Showing posts from January, 2019

Watching TV in a Federal prison camp

Watching TV is one of the inmates’ most dominate pastime. I have seen inmates sit in front of the TV for 5 hours straight, from the time they get off their work detail to the time they go to bed. TV viewing is a little different in a prison camp than the way it’s done at home, the difference is that you need a radio. All TV programs are shown with no sound. Inmates have to get a radio in order to hear the TV shows and each TV location in the prison has a different frequency for the various shows. Pretty good idea, each inmate can listen to his radio as loud as he wants.

Inmates get a Registration Number in the Federal Prison Camp

Upon immediate self-surrender to a federal prison camp, the new inmate is given a registration number from the BOP (bureau of prisons). This registration number consist of 8 digits (xxxxx-xxx), the first 5 are the next set of numbers available but the last 3 are regional identification which indicate the city and state you are from. This new number begins the administrative file, medical and dental records, and commissary funds account. It also becomes the inmate’s property ID number because the staff stamps it on your clothes and etched on personal items like padlocks and radios.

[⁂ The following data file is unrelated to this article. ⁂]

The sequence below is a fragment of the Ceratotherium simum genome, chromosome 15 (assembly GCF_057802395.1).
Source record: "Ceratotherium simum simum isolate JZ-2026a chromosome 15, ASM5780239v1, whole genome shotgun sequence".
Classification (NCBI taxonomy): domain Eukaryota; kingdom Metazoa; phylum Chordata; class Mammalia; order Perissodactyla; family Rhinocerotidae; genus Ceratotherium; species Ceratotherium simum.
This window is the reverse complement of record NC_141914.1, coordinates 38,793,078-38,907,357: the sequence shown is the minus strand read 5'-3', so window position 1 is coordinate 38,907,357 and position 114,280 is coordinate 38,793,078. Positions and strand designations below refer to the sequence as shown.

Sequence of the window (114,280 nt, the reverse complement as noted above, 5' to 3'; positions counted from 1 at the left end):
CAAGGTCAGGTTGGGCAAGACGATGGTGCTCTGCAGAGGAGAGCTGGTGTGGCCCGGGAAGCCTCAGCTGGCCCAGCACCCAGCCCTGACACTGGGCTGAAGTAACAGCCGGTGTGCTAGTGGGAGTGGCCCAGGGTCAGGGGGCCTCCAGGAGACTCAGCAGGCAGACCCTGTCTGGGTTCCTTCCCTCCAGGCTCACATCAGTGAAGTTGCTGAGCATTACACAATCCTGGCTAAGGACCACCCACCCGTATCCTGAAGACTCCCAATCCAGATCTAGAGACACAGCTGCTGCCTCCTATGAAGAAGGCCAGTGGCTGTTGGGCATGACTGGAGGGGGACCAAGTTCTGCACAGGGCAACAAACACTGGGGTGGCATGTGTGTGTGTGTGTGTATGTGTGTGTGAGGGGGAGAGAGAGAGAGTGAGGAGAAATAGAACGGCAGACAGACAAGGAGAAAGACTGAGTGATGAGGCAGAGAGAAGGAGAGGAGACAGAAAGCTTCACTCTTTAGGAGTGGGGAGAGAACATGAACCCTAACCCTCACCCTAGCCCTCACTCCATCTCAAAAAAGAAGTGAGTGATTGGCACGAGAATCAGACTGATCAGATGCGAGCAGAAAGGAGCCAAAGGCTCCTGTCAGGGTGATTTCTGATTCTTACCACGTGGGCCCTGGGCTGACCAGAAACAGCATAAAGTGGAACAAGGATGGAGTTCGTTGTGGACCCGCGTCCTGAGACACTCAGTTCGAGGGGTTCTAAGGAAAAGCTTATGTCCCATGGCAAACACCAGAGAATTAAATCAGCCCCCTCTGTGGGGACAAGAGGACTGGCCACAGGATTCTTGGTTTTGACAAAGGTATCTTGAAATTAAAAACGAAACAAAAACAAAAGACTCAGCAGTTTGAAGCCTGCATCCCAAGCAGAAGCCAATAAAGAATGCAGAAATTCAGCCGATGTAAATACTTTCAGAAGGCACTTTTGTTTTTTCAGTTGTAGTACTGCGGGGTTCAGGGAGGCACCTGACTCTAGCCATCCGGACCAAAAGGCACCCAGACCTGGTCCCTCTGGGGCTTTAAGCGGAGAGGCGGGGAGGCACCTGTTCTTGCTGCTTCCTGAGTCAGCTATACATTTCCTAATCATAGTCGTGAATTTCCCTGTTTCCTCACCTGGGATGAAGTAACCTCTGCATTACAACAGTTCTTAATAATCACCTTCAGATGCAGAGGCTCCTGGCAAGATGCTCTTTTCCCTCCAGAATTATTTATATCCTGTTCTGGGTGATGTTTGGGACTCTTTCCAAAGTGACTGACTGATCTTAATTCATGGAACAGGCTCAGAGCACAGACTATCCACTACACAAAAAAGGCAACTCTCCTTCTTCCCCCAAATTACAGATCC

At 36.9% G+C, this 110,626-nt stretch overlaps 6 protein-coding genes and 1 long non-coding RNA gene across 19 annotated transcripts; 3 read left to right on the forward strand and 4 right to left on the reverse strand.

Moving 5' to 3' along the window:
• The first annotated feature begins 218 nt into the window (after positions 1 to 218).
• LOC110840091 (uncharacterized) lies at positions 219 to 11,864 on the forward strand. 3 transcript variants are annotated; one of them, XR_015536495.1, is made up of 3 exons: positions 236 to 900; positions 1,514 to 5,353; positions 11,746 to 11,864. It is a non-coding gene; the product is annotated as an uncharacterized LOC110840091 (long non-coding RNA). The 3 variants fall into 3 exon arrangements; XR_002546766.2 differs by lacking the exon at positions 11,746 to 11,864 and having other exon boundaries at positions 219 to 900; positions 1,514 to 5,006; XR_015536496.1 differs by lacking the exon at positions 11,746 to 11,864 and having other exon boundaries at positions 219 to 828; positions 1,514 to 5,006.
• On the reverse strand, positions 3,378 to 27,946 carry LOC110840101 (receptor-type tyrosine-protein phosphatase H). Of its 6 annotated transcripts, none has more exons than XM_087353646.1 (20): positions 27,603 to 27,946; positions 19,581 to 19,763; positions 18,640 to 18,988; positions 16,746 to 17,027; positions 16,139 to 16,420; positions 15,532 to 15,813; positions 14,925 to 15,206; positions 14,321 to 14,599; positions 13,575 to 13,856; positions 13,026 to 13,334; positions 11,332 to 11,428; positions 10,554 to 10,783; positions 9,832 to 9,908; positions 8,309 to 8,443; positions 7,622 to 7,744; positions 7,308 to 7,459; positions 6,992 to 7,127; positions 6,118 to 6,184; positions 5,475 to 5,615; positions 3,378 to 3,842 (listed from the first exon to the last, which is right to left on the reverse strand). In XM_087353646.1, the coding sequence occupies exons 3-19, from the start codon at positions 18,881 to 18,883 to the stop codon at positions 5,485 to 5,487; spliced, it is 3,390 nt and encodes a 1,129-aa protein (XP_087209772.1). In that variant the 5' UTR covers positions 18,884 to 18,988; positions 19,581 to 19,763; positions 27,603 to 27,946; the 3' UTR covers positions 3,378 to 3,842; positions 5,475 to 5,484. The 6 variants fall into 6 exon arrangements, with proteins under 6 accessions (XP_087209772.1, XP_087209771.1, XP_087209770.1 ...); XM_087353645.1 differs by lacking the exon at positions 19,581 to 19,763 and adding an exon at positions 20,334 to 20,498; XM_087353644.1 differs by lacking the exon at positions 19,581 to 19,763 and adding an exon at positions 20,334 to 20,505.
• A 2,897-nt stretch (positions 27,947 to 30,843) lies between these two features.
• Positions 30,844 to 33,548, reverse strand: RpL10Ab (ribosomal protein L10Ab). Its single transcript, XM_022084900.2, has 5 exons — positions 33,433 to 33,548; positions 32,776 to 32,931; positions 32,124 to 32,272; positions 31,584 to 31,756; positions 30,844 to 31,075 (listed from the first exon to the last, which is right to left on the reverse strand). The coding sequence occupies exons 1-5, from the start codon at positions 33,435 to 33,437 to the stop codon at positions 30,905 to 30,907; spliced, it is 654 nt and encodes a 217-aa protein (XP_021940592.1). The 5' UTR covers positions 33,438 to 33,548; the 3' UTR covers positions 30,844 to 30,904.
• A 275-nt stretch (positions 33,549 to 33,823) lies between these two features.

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Fun in the Federal Prison Camp